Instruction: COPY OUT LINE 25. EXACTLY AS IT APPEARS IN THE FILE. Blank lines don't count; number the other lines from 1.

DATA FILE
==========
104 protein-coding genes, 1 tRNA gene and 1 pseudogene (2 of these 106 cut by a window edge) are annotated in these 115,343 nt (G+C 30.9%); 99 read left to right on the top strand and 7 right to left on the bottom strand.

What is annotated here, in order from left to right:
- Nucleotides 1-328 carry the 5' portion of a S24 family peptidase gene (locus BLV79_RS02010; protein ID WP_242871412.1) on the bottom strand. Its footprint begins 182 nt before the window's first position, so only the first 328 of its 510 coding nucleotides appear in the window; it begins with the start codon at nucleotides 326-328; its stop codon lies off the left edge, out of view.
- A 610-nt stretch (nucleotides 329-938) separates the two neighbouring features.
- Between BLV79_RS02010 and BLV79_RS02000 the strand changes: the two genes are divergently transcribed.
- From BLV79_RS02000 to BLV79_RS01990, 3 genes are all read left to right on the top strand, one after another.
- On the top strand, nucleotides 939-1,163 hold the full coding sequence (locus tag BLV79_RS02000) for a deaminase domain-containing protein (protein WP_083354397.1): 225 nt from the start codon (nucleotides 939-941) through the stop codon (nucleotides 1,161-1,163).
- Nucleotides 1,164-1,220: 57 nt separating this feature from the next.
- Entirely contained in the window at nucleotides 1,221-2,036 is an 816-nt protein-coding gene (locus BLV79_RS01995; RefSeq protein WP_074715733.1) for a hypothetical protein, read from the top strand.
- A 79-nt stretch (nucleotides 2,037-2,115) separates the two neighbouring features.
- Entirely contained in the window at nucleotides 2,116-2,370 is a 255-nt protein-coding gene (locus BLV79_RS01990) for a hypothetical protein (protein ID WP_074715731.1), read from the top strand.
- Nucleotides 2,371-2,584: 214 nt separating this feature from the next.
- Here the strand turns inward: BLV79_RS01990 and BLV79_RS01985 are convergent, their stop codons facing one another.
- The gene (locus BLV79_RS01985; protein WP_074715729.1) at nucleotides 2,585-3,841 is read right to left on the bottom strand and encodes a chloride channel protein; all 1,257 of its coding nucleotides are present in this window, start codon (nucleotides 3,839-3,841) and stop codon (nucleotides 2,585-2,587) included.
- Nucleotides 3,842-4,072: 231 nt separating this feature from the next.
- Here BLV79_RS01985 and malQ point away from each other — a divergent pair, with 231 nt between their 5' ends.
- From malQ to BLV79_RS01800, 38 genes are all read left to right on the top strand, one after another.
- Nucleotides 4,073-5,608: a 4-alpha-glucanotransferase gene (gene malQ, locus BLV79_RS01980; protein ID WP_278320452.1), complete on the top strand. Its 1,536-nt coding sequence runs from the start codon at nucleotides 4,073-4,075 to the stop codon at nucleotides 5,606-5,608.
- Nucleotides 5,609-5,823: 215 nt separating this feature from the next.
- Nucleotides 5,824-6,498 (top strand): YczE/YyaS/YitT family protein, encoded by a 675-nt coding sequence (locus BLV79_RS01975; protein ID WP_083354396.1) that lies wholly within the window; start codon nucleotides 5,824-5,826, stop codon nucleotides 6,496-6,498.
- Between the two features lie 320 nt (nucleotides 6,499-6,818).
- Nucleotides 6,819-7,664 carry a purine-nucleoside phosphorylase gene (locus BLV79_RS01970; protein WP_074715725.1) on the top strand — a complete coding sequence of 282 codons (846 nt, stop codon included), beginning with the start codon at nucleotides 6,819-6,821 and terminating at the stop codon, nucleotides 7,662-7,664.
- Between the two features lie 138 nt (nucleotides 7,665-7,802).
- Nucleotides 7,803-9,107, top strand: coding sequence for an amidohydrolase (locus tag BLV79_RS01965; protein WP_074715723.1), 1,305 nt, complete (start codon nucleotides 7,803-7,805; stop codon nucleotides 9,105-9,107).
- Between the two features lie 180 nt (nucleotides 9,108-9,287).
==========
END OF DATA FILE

- Between the two features lie 180 nt (nucleotides 9,108-9,287).